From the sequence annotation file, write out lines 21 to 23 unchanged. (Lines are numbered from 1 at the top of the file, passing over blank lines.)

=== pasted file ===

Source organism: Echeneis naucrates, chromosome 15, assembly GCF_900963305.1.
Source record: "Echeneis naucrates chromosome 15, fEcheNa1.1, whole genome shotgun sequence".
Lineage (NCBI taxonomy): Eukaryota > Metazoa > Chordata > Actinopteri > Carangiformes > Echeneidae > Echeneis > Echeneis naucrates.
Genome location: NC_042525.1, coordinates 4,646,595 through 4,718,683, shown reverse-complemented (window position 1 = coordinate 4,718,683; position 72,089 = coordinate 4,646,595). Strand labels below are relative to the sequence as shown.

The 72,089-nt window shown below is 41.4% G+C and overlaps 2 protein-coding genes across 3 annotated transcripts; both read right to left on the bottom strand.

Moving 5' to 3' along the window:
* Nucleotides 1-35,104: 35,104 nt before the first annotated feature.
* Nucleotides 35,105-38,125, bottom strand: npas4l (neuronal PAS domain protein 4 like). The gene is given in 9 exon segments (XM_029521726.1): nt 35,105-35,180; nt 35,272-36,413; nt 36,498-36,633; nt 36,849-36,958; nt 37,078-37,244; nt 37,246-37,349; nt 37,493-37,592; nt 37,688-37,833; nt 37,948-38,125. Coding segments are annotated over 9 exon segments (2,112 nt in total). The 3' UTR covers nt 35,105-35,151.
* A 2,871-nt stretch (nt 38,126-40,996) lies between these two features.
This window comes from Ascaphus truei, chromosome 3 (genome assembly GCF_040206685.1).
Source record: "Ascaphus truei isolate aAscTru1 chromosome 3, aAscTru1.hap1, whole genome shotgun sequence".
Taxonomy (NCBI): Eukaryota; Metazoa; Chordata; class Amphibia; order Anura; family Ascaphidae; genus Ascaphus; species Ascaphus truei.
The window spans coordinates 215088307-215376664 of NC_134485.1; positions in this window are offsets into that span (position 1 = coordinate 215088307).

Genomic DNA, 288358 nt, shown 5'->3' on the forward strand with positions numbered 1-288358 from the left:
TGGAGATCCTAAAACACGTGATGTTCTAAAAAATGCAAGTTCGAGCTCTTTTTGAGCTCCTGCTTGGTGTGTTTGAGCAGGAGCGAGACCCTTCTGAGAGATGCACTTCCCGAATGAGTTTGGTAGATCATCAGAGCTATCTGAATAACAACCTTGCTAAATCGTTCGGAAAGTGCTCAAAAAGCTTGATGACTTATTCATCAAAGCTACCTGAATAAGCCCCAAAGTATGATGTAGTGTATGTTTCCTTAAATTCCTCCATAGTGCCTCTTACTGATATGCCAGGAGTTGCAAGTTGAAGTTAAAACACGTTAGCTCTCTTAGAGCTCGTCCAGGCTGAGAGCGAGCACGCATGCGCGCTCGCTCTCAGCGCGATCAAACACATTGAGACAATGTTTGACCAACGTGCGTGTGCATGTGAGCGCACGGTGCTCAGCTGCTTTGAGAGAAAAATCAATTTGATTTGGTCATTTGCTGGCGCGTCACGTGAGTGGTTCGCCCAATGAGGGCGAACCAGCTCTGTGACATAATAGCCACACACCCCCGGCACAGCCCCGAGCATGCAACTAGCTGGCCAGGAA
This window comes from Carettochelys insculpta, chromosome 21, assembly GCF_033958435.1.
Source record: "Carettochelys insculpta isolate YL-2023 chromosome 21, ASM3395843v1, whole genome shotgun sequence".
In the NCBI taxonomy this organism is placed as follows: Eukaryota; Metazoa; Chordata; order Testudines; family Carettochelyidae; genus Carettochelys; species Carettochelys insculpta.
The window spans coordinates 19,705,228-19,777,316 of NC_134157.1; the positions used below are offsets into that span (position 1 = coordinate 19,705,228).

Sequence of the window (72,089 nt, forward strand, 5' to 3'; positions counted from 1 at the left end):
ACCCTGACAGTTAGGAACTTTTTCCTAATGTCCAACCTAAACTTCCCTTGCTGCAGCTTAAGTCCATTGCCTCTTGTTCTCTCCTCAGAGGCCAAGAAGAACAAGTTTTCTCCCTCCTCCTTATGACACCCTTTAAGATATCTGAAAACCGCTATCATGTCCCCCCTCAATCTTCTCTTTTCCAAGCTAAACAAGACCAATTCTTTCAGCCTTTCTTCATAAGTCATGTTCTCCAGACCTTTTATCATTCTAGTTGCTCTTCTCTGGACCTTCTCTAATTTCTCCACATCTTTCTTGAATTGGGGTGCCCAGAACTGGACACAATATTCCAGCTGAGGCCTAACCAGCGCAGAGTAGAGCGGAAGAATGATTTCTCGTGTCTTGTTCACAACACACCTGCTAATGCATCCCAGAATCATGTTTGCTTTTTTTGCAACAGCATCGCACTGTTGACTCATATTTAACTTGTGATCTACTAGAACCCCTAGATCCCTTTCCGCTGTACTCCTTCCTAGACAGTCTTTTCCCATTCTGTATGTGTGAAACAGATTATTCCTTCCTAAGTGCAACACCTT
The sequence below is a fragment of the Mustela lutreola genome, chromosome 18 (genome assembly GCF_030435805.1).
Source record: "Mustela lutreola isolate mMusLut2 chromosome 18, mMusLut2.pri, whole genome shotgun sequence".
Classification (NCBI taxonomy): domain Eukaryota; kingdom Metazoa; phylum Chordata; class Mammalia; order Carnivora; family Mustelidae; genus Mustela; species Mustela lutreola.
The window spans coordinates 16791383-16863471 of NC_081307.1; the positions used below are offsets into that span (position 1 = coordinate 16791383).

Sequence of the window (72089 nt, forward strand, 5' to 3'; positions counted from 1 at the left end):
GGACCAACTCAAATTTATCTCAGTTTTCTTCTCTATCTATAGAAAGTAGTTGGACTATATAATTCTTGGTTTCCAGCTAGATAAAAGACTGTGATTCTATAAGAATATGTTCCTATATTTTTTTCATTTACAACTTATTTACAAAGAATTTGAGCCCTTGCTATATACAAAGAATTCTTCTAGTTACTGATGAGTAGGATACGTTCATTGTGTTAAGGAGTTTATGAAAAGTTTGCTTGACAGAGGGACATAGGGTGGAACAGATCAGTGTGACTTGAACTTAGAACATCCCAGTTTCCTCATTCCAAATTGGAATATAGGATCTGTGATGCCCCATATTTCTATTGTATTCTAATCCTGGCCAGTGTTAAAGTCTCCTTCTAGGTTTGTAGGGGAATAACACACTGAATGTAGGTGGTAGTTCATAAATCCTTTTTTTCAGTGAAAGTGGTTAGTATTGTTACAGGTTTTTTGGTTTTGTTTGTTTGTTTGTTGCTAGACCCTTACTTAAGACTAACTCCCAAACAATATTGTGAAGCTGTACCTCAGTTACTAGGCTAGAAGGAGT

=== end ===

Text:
ACCCTGACAGTTAGGAACTTTTTCCTAATGTCCAACCTAAACTTCCCTTGCTGCAGCTTAAGTCCATTGCCTCTTGTTCTCTCCTCAGAGGCCAAGAAGAACAAGTTTTCTCCCTCCTCCTTATGACACCCTTTAAGATATCTGAAAACCGCTATCATGTCCCCCCTCAATCTTCTCTTTTCCAAGCTAAACAAGACCAATTCTTTCAGCCTTTCTTCATAAGTCATGTTCTCCAGACCTTTTATCATTCTAGTTGCTCTTCTCTGGACCTTCTCTAATTTCTCCACATCTTTCTTGAATTGGGGTGCCCAGAACTGGACACAATATTCCAGCTGAGGCCTAACCAGCGCAGAGTAGAGCGGAAGAATGATTTCTCGTGTCTTGTTCACAACACACCTGCTAATGCATCCCAGAATCATGTTTGCTTTTTTTGCAACAGCATCGCACTGTTGACTCATATTTAACTTGTGATCTACTAGAACCCCTAGATCCCTTTCCGCTGTACTCCTTCCTAGACAGTCTTTTCCCATTCTGTATGTGTGAAACAGATTATTCCTTCCTAAGTGCAACACCTT
The sequence below is a fragment of the Mustela lutreola genome, chromosome 18 (genome assembly GCF_030435805.1).
Source record: "Mustela lutreola isolate mMusLut2 chromosome 18, mMusLut2.pri, whole genome shotgun sequence".